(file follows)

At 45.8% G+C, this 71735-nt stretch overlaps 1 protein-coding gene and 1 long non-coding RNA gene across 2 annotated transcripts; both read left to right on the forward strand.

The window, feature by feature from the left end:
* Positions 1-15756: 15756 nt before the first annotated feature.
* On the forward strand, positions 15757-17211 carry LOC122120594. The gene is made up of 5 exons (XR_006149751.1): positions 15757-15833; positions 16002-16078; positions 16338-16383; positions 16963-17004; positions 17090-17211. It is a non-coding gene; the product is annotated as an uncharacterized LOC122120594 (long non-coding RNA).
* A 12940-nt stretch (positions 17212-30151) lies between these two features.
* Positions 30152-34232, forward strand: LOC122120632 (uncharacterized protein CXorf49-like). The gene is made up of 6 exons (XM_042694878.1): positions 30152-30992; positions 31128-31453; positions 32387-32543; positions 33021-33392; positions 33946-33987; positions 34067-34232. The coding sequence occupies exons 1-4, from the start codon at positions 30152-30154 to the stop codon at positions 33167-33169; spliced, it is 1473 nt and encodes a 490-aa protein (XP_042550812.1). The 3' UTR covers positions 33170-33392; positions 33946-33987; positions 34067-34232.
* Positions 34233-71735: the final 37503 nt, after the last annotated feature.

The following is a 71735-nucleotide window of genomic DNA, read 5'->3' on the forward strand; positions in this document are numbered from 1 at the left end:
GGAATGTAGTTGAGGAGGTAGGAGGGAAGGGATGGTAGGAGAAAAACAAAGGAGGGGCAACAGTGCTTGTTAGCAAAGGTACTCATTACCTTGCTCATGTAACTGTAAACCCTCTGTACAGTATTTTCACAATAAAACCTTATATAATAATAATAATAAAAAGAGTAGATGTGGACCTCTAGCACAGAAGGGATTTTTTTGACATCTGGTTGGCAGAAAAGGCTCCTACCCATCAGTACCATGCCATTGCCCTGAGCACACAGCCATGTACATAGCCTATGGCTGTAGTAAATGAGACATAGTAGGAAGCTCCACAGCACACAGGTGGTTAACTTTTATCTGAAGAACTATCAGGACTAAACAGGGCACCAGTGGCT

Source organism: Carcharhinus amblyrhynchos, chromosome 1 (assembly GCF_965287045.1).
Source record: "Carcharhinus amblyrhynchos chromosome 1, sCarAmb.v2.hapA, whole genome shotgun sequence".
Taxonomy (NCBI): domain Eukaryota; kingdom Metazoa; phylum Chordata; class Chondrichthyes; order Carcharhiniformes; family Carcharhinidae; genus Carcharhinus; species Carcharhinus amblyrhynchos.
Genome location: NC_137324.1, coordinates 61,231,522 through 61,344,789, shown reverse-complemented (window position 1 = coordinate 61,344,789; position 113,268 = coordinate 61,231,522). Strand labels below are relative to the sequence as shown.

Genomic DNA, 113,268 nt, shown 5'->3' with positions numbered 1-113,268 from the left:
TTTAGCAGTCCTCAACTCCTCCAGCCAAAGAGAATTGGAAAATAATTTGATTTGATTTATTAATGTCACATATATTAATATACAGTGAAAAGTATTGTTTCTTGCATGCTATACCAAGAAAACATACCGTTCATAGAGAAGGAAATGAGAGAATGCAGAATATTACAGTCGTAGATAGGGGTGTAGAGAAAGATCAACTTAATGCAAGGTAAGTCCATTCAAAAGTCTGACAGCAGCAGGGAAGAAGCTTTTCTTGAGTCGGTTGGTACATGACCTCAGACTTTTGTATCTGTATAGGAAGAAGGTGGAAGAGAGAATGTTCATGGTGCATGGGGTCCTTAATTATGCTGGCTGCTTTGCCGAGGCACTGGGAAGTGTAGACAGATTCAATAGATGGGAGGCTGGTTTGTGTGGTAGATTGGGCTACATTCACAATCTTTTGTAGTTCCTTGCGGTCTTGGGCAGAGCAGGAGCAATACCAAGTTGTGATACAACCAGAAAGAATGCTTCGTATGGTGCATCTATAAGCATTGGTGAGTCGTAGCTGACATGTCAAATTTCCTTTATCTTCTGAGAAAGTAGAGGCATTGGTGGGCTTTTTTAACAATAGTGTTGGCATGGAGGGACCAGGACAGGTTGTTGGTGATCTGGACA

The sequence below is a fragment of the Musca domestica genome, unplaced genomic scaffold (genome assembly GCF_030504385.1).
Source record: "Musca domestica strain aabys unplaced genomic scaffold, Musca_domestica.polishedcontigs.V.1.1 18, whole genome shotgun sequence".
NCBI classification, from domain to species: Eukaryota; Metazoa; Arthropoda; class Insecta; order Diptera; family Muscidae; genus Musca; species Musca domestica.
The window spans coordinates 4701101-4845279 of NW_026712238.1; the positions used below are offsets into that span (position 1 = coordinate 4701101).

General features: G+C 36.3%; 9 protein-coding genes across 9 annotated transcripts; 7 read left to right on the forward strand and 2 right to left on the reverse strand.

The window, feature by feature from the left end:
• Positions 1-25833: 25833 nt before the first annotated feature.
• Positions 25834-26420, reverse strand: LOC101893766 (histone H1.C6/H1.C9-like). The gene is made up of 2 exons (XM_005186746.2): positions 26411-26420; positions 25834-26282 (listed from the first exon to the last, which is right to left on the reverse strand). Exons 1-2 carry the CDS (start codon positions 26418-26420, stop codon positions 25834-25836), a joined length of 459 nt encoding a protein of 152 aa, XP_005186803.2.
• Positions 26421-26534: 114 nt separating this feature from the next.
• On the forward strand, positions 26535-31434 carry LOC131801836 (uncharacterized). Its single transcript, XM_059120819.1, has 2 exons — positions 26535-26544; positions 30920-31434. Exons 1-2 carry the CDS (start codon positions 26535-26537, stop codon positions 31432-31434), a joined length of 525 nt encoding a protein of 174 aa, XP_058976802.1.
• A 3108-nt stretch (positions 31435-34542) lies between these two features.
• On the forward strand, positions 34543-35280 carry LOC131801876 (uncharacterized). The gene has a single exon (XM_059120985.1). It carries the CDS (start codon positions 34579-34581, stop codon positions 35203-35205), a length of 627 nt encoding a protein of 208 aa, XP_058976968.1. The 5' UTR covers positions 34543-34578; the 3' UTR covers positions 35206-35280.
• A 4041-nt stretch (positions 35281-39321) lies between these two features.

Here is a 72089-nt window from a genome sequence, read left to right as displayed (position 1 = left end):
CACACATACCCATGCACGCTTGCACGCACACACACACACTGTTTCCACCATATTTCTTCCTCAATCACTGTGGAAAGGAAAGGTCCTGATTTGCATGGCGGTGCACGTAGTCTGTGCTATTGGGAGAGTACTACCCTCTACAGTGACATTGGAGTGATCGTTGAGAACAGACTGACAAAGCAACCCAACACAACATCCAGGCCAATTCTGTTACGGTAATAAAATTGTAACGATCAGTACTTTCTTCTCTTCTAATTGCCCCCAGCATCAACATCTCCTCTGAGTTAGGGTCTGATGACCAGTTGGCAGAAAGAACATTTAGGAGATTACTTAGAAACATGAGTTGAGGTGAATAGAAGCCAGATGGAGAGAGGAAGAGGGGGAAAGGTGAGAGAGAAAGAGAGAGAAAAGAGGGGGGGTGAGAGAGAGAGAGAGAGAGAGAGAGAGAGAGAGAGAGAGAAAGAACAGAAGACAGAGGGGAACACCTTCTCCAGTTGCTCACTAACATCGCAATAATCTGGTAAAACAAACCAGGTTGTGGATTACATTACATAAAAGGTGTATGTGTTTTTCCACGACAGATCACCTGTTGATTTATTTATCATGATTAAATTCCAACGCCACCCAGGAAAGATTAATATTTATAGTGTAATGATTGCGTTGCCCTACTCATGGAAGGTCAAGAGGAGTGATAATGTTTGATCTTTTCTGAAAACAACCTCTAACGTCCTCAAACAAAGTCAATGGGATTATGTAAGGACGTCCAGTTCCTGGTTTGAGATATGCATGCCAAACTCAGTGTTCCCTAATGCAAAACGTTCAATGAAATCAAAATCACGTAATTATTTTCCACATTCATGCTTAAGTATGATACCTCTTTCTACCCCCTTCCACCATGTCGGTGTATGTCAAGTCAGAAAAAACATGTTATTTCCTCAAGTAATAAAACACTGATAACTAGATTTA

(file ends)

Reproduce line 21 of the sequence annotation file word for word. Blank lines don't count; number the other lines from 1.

The window, feature by feature from the left end: